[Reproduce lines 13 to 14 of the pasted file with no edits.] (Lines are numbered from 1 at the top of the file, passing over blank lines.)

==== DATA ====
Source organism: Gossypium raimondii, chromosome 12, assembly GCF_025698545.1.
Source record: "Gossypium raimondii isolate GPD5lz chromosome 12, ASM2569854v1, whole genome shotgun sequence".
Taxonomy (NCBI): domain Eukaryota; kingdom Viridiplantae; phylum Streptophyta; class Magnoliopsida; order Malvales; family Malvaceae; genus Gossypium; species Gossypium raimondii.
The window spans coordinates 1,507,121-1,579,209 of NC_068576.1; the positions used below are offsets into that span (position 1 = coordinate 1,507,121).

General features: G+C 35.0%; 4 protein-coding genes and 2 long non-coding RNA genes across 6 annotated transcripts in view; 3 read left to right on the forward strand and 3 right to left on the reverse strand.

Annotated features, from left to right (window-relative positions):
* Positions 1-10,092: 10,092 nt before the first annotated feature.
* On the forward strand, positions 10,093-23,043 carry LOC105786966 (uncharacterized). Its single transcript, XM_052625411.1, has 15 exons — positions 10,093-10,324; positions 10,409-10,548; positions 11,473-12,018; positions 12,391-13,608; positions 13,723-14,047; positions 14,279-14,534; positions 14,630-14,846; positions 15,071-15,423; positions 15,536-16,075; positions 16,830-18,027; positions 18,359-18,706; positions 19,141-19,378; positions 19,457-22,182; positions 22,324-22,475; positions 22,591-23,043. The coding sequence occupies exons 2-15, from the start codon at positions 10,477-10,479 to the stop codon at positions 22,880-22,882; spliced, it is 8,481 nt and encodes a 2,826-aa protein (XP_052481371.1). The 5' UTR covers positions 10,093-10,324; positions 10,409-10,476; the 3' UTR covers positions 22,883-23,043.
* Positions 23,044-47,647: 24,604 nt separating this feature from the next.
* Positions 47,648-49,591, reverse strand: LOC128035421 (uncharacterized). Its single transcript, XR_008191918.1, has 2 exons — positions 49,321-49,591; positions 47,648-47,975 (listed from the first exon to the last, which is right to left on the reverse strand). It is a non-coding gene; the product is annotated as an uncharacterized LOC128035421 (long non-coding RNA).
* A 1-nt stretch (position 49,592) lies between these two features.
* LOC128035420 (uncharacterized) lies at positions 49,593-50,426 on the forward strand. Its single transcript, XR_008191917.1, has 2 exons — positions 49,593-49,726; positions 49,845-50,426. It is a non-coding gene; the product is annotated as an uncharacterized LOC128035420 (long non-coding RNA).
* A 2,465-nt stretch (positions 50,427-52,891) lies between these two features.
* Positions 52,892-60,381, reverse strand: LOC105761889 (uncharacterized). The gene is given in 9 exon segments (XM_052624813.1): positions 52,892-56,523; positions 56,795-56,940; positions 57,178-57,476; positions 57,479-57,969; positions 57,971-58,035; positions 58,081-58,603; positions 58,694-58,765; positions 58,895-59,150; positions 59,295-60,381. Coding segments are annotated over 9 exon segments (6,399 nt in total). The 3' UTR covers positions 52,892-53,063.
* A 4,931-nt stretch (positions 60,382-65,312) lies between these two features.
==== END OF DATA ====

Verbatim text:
* A 2,465-nt stretch (positions 50,427-52,891) lies between these two features.
* Positions 52,892-60,381, reverse strand: LOC105761889 (uncharacterized). The gene is given in 9 exon segments (XM_052624813.1): positions 52,892-56,523; positions 56,795-56,940; positions 57,178-57,476; positions 57,479-57,969; positions 57,971-58,035; positions 58,081-58,603; positions 58,694-58,765; positions 58,895-59,150; positions 59,295-60,381. Coding segments are annotated over 9 exon segments (6,399 nt in total). The 3' UTR covers positions 52,892-53,063.